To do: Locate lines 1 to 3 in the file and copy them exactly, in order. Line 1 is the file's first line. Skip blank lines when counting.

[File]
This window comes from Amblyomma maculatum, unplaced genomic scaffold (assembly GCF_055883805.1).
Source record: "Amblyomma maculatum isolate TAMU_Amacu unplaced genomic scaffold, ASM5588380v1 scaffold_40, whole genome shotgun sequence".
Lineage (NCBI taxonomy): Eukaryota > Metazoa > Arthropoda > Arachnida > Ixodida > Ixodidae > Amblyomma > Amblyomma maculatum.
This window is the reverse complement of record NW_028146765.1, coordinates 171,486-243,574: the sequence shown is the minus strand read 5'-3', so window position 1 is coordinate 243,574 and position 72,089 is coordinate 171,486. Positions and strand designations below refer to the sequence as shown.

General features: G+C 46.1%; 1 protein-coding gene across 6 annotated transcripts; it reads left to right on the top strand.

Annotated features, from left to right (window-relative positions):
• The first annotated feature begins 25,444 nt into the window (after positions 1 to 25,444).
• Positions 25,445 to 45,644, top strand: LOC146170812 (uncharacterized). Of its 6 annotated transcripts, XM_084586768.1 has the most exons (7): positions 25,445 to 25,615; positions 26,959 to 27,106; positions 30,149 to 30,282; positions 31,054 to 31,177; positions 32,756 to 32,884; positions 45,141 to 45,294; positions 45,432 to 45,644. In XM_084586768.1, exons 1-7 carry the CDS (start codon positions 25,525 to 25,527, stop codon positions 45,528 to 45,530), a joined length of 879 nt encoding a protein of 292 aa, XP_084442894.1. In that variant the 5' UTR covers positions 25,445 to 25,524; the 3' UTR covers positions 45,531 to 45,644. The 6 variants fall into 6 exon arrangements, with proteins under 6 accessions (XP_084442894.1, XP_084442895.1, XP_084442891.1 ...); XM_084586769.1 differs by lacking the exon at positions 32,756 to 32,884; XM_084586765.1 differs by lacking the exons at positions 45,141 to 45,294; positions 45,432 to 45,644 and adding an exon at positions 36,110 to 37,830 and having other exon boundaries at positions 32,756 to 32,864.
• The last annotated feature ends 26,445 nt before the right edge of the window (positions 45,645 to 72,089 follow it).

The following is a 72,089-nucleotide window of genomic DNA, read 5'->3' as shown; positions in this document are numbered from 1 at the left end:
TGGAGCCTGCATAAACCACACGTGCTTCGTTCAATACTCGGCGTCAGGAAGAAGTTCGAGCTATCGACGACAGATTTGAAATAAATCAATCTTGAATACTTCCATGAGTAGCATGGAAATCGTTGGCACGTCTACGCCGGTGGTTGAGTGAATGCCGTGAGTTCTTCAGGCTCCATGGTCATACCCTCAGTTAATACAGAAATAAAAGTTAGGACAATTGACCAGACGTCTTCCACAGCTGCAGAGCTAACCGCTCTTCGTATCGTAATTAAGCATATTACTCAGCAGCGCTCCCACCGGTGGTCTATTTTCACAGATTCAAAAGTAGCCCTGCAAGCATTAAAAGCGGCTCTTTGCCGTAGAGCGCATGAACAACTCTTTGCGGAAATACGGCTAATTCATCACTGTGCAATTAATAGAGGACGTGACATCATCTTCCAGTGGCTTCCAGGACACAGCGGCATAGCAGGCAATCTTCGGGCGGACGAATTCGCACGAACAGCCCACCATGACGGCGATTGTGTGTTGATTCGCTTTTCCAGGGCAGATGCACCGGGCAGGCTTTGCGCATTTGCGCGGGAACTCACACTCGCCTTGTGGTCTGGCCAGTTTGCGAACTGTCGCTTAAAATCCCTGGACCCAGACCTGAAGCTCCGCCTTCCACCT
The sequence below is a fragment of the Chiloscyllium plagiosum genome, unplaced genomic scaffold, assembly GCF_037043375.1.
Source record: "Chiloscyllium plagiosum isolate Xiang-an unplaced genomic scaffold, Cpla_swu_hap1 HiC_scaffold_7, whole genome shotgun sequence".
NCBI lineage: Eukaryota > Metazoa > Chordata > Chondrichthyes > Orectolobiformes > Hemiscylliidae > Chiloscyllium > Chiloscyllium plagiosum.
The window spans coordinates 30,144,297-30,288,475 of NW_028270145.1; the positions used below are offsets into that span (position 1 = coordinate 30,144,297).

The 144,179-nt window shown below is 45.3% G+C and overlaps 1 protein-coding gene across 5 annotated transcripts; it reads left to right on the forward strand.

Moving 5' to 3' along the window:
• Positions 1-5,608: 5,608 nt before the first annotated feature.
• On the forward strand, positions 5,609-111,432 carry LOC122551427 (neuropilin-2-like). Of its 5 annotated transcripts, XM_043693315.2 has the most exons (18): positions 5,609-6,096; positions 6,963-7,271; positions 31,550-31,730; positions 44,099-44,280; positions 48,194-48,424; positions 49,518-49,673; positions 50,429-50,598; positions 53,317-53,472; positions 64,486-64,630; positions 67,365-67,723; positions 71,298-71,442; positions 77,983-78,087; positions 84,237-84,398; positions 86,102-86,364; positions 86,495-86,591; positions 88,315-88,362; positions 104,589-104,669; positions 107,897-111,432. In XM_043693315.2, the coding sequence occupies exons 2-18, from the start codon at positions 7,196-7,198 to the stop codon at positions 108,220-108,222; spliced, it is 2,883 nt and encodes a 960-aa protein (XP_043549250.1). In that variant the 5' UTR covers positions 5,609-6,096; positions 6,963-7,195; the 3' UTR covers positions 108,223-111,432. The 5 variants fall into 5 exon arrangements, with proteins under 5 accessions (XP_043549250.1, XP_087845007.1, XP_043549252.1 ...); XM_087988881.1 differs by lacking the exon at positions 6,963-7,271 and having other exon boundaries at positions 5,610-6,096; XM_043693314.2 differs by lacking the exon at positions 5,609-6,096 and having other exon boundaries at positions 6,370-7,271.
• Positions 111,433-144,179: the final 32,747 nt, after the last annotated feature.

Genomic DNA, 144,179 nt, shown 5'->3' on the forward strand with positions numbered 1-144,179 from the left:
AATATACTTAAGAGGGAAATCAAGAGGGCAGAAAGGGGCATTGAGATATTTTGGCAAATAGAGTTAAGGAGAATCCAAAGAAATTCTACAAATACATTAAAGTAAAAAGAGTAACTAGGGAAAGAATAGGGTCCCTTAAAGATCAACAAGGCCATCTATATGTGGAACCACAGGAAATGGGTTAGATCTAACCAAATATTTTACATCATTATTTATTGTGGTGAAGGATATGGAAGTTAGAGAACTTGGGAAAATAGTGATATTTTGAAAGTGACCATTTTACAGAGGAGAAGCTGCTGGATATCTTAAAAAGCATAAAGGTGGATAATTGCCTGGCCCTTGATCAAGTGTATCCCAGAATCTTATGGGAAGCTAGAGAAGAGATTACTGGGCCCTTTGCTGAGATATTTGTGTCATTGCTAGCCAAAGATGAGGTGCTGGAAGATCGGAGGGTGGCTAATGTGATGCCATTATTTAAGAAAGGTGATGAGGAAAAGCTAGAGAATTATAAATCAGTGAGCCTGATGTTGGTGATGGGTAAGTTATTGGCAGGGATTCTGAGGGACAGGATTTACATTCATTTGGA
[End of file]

This window comes from Amblyomma maculatum, unplaced genomic scaffold (assembly GCF_055883805.1).
Source record: "Amblyomma maculatum isolate TAMU_Amacu unplaced genomic scaffold, ASM5588380v1 scaffold_40, whole genome shotgun sequence".
Lineage (NCBI taxonomy): Eukaryota > Metazoa > Arthropoda > Arachnida > Ixodida > Ixodidae > Amblyomma > Amblyomma maculatum.